Officially retired, is L.T. headed to Hall of Fame?

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Officially retired, is L.T. headed to Hall of Fame?

From Comcast SportsNet
SAN DIEGO (AP) -- LaDainian Tomlinson was in the midst of saying goodbye to the NFL when his young son, Daylen, wandered across the dais and tugged on his pants, wanting a little attention. Tomlinson reached down and lifted him up, holding him as carefully as he used to carry the football. Joined by his family and several former teammates, Tomlinson ended his brilliant 11-year NFL career the same way he started it -- with the San Diego Chargers. Tomlinson signed a one-day contract with the Chargers on Monday and then announced his retirement. "It wasn't because I didn't want to play anymore. It was simply time to move on," Tomlinson said. Tomlinson rushed for 13,684 yards, fifth all-time, and scored 162 touchdowns, third-most ever. His 145 rushing touchdowns are second-most in history. He also passed for seven touchdowns. Just as importantly, he helped the Chargers dig out from one of their worst periods to become a force in the AFC West division. He played his first nine seasons with San Diego and the last two years with the New York Jets. Tomlinson, who turns 33 on Saturday, said he knew at the end of last season that he'd probably retire. He said he was still physically capable of playing but mentioned the mental toll it takes to play at a high level. Tomlinson didn't shed any tears, as he did two years ago after being released by the Chargers. L.T. recalled the news conference in 2006 when former teammate Junior Seau announced his first retirement. "He said, I'm graduating today.' I've been playing football 20-some years and so at some point it almost seems like school every year where you sacrifice so much and there is so much you put on the line, mentally and physically, with your body, everything," Tomlinson said. "So today, I take the words of Junior Seau: I feel like I'm graduating. I really do, because I've got my life ahead of me, I'm healthy, I'm happy with a great family and I'm excited to now be a fan and watch you guys play." Seau, who committed suicide on May 2, came out of retirement a few times to play for the New England Patriots. Tomlinson said this is it for him. Tomlinson said he has special memories even though the Chargers never got to the Super Bowl during his time with them. His most memorable moment with San Diego came in December 2006, when he swept into the end zone late in a game against the Denver Broncos for his third touchdown of the afternoon to break Shaun Alexander's year-old record of 28 touchdowns in a season. His linemen hoisted him onto their shoulders and carried him toward the sideline, with Tomlinson holding the ball high in his right hand and waving his left index finger, while the fans chanted "L.T.! L.T.!" and "MVP! MVP!" Tomlinson was voted NFL MVP that season, when he set league single-season records with 31 touchdowns, including 28 rushing, and 186 points. "Those were championship days, for not only myself and my teammates, but my family as well," said Tomlinson, who won two NFL rushing titles. "So I'm OK with never winning a Super Bowl championship. I know we've got many memories that we can call championship days." Chargers President Dean Spanos said few players have had a bigger role or meant more to the team and the city than Tomlinson. Spanos said no other Chargers player will wear Tomlinson's No. 21, and that a retirement ceremony will be held sometime in the future. "People and players like LaDainian Tomlinson don't come around very often, if at all," Jets chairman and CEO Woody Johnson said in a statement. "His humility and work ethic made it clear why he will be remembered as one of the game's best players. Without question, his next stop will be the Pro Football Hall of Fame."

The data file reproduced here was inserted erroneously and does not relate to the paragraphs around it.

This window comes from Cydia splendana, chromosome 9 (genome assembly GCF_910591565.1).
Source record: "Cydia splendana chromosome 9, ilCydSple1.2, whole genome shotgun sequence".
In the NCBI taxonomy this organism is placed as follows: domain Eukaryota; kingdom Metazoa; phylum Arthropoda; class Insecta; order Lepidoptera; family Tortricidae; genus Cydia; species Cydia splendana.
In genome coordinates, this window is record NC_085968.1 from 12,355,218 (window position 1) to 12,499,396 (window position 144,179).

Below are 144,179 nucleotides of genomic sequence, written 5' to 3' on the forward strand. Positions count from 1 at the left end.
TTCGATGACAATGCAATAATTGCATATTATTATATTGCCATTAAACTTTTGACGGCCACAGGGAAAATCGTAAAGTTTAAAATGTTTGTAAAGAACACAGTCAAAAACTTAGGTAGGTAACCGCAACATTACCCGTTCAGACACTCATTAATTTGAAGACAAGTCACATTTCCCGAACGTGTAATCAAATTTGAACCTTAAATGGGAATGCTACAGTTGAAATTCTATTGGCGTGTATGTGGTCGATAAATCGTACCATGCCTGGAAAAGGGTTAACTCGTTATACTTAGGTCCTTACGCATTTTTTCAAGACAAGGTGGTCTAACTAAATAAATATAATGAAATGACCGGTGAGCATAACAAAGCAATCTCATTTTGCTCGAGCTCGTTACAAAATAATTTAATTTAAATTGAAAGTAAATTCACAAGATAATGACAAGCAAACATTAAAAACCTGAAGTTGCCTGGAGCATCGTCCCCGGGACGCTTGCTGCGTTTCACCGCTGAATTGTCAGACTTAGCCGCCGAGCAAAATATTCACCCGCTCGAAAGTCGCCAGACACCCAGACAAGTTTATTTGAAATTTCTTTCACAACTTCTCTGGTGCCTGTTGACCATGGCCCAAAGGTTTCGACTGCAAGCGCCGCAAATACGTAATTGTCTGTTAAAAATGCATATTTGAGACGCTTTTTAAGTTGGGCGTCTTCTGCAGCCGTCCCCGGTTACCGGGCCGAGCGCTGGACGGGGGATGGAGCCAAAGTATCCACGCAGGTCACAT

Clark the Cub hops on the Arrieta bandwagon with fake beard, onesie

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Clark the Cub hops on the Arrieta bandwagon with fake beard, onesie

Hey, Clark the Cub is wearing pants!

That was my first reaction when I saw the get-up for the Cubs mascot Thursday. OK, technically a onesie isn't "pants," but it's close enough.

As Arrieta took the mound for the Cubs in his first start since his second career no-hitter, Clark showed his support with the same onesie:

BEARrieta - Get it?

For reference, here's Jake's onesie from Los Angeles last August:

We're not even going to get into the beard or why a bear with fur covering its face would need - or even have - a beard.

This has been your pointless Chicago sports news of the day. Back to regularly scheduled programming.

Score one for Jim Harbaugh: NCAA rescinds ban on satellite camps

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Score one for Jim Harbaugh: NCAA rescinds ban on satellite camps

Jim Harbaugh vs. the NCAA rolls on, and the khaki'd one just scored a big victory.

There hasn't been a more-uttered phrase than "satellite camp" this offseason, thanks mostly to Harbaugh, who made national headlines when he took his Michigan football team down to Florida for a practice at a high school known for cranking out top talent.

Harbaugh was obviously using it as a recruiting tool, to show off his Wolverines in the fertile recruiting ground down South.

Head coaches from the SEC were not happy, calling it an infringement on their recruiting territory and lamenting what they saw as an unfair recruiting advantage.